On June 6, 2009, in the town of Sainte-Mere-Eglise, French President Nicolas Sarkozy expressed France's deep appreciation to 38 Americans by awarding them France's highest honor, the French Legion of Honor Medal. Sixty-five years ago, during the 1944 Normandy invasion, these American soldiers helped liberate France from Nazi occupation. For many of those honored, it was their first trip back to France since the end of the war. Retired Major Delmar Boswell described this recent visit as "a crowning point of his career." He added, "It was great and made me feel proud that whatever we had done was remembered."
For those who were liberated by the Allied Forces, the desire to remember is strong and is often manifested in public memorials or annual ceremonies. Commemorating momentous events is an important part of expressing gratitude and ensuring that these events aren't forgotten. We've already seen the link between forgetting and ingratitude. It's interesting to learn, then, that the English words think and thank probably derived from the same source.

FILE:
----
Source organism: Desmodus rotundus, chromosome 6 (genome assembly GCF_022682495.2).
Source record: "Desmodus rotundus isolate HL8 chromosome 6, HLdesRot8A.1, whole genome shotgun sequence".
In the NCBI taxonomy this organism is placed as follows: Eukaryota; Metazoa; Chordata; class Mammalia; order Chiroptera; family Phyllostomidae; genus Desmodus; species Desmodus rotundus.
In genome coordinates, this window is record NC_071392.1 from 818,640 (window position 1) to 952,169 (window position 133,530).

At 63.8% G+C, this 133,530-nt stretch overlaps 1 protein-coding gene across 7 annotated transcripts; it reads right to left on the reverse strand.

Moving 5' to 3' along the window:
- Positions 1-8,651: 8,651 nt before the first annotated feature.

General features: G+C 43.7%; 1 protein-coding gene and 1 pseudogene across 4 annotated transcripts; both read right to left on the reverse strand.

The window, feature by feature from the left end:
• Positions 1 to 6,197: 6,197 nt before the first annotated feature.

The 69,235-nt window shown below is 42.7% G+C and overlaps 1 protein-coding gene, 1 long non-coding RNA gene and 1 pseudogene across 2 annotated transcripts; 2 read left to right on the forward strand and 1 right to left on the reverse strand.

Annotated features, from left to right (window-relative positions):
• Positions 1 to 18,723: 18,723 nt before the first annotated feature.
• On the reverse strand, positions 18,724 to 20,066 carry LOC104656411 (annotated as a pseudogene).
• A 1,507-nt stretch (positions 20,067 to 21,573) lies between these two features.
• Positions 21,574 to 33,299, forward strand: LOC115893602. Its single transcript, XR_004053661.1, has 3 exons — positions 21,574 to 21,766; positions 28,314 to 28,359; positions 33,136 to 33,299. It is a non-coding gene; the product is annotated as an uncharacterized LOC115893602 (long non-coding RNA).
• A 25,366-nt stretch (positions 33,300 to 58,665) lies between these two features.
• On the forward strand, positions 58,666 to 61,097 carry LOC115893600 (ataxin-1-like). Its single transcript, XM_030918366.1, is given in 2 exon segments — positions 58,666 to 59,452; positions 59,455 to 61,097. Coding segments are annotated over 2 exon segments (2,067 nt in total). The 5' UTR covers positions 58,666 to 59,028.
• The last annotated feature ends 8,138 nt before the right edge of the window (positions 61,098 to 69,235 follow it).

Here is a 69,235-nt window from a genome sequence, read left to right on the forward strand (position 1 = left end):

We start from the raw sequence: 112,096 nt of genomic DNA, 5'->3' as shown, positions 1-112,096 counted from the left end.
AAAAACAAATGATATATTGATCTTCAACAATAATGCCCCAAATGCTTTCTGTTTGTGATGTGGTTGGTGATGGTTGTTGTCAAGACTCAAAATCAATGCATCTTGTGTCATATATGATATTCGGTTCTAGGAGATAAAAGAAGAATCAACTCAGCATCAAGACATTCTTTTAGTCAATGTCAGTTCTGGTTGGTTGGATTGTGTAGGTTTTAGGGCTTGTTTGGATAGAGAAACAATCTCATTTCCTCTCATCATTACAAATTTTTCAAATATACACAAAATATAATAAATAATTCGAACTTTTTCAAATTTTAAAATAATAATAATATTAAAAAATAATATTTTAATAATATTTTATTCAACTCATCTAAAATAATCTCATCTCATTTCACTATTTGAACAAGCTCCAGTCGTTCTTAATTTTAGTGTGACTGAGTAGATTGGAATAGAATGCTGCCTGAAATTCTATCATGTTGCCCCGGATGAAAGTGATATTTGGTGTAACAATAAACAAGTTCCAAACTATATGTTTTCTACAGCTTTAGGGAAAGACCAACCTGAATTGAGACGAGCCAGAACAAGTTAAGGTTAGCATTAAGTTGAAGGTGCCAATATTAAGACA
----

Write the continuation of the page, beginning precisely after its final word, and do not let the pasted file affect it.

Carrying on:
The psalmist who wrote Psalm 105 understood the connection between remembering and being thankful. This psalm offers a grateful reflection on God's numerous saving acts in Israel's history, and flows naturally from Psalm 104, which focuses on God's acts in creation.
Psalm 105 begins with a call to worship. Notice the commands to "give thanks" (v. 1), "tell of his wonderful acts" (v. 2), and "remember" (v. 5). Notice also that the psalmist urges praise because God also remembers—He remembers His covenant and His promises forever. The psalm then celebrates God's protection (vv. 12-15), especially in the life of Joseph (vv. 16-22). The psalm next recounts the manifold ways by which God led His people in Egypt through Moses and Aaron. It concludes with an account of the conquest of the land. The final exhortation to praise the Lord (v. 45) follows naturally from this celebration of God's faithfulness.